Summertime is hot dog time. Even though I love hot dogs and eat them all year 'round, I have to admit that my favorite method of cooking them is outdoors over coals. With the weather getting nicer every day, and my grill getting fired up more and more often, I thought this would be an appropriate time of year to start a series about the different wiener varieties available around here.
I have some definite dog preferences that I'll be using as guidelines throughout the series:
- Natural-casing franks only - no "skinless" hot dogs; I find them fairly nasty. I may make exceptions for this if I buy a prepared hot dog out somewhere, like at Cumberland Farms or a local hot dog stand, but for cook-em-at-home hot dogs, this rule will always apply.
- No national brands. That means you won't find Oscar Mayer wieners here - just as well, because they've changed the recipe a few times since I was a kid and now taste like heavily-salted crap - or Hebrew Nationals or Nathan's. The best hot dogs are locally made; I have a bunch of hot dog makers in my area, and surrounding regions have them, too. Those are the ones I'll be focusing on.
- I prefer hot dogs grilled, but my second choice is steamed; I'll probably note in the review if one method makes the wieners actually taste better.
- I also prefer New England-style hot dog buns. They're the kind that are split on top, yielding two sides that can be toasted over the coals or buttered and browned on a hot griddle.
- Although you may certainly put whatever you want on your hotdog, the only acceptable condiments on mine are mustard and sometimes relish and/or minced raw onion and/or "hot dog sauce"/"chili sauce" (or whatever your local name for that stuff is.) I'll also eat 'em at a hot dog joint the way the house serves them - at least once - because that's usually the way the joint got famous, and trademarks deserve respect and a fair shake. More than once, I've been pleasantly surprised.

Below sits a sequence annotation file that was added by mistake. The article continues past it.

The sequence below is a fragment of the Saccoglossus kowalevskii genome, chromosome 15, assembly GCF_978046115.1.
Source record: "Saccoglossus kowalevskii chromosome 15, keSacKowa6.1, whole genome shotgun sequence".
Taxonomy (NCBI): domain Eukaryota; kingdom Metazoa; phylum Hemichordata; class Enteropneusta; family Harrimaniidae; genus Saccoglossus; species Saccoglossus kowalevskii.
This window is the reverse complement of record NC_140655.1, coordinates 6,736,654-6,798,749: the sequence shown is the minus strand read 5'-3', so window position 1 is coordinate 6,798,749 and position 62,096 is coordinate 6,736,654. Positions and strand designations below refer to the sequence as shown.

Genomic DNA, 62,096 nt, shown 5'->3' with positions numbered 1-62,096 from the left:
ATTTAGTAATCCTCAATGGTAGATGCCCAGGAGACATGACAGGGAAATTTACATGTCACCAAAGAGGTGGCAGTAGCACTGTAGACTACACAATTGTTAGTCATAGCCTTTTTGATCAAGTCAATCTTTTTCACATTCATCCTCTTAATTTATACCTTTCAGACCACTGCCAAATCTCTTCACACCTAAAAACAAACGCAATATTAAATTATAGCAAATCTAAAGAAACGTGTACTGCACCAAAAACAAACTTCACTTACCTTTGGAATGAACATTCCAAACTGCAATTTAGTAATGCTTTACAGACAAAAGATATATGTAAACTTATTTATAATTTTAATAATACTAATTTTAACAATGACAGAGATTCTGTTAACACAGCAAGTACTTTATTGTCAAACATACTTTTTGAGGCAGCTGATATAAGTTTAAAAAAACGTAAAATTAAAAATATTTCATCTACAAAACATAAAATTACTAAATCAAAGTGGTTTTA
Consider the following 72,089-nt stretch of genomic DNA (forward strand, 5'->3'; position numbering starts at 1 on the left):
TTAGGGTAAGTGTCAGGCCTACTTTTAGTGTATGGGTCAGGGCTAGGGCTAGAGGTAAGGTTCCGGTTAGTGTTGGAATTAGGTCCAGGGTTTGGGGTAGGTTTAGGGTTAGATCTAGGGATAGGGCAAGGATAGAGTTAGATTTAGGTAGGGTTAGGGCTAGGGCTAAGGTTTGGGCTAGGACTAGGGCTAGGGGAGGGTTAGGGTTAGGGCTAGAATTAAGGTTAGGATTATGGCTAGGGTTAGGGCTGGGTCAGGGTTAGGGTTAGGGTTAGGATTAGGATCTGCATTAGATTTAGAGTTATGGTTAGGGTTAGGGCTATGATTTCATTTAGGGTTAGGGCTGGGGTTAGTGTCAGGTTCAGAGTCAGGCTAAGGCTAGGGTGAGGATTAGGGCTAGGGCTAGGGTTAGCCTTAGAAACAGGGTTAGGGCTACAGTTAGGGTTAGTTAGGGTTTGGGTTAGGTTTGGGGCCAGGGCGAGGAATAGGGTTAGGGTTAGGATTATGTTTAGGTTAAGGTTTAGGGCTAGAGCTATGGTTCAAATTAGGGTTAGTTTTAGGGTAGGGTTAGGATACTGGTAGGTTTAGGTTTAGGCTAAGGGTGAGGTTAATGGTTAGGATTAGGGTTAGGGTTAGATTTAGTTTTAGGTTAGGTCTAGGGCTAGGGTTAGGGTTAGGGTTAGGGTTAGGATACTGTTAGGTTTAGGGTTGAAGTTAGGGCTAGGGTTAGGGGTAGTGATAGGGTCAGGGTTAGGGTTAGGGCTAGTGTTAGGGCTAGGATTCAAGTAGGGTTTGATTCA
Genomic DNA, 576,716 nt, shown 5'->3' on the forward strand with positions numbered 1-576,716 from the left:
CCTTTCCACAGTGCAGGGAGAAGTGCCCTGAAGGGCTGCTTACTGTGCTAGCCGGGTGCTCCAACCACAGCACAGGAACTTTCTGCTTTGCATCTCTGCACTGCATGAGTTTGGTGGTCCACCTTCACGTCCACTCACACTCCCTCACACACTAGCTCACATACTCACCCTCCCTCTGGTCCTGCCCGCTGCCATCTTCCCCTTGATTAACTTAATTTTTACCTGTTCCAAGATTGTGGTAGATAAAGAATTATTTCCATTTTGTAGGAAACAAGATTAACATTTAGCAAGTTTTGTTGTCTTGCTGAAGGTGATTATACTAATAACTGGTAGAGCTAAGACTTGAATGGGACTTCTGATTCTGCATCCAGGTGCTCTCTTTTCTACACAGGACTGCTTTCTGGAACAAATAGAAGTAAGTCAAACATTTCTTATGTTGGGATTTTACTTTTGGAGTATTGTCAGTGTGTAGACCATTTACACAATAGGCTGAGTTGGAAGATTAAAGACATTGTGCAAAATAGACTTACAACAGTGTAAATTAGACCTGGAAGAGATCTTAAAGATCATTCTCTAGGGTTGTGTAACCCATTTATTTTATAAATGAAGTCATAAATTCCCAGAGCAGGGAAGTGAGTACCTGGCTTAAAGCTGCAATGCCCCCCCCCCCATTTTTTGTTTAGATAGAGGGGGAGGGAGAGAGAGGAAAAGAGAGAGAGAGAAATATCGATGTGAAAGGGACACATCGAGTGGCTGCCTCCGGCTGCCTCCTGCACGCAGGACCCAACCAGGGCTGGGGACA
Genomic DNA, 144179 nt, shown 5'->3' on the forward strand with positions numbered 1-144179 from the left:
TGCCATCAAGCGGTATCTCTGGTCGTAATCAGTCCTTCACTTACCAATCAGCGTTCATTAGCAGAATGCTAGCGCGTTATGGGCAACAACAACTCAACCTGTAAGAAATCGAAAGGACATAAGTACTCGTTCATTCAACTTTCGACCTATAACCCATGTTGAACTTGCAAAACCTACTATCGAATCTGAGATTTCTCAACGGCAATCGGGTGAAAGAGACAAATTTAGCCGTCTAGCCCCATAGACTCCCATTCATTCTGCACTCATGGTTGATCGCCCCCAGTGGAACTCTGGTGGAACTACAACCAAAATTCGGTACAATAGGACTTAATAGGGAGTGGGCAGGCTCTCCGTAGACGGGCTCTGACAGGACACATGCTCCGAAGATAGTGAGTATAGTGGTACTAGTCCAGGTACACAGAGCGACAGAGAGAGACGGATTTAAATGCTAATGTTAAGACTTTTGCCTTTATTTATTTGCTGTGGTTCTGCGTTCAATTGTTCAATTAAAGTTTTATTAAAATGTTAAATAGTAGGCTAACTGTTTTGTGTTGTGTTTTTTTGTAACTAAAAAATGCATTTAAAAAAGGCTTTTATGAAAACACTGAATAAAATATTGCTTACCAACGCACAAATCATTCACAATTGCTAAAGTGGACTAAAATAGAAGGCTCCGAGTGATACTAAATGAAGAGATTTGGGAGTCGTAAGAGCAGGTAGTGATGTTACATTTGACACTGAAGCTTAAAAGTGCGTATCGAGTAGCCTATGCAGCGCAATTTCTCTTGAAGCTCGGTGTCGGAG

So, with the ground rules out of the way, let's start with an upstate New York specialty, Snappy Grillers. They're made in Syracuse by Hofmann, and they are nothing at all like the usual New England wiener. They are a natural casing frank hold a savory mixture of pork, veal, egg white, and nonfat dry milk along with spices which, judging by the flavor and aroma, probably include white pepper and allspice or mace and cayenne pepper.
Snappy Grillers have just a hint of firey spice as well - enough to be noticed, but not enough to be uncomfortable, even if you're eating two or three. I just recently found out about them, thanks to a post over at The Ridiculous Food Society of Upstate New York by fellow blogger Mr. Dave (no relation) but despite this recent revelation, they are already a favorite of mine. Normally, I would have to go on a road trip to the Albany area to find them, but my local Price Chopper carries many New York State specialties, including Snappy Grillers, making it easy for me to get my fix.
I've tried them both steamed and grilled, and true to their name, they are best grilled until nicely browned all around. Grilling really brings out the full flavor of the dogs, especially when served up on a fresh bun toasted over the coals with the wieners.
I can't wait for the next cookout I go to. I'm bringing a big ol' package of Snappy Grillers with me to introduce them to my friends. They'll be a nice contrast to our usual local brands.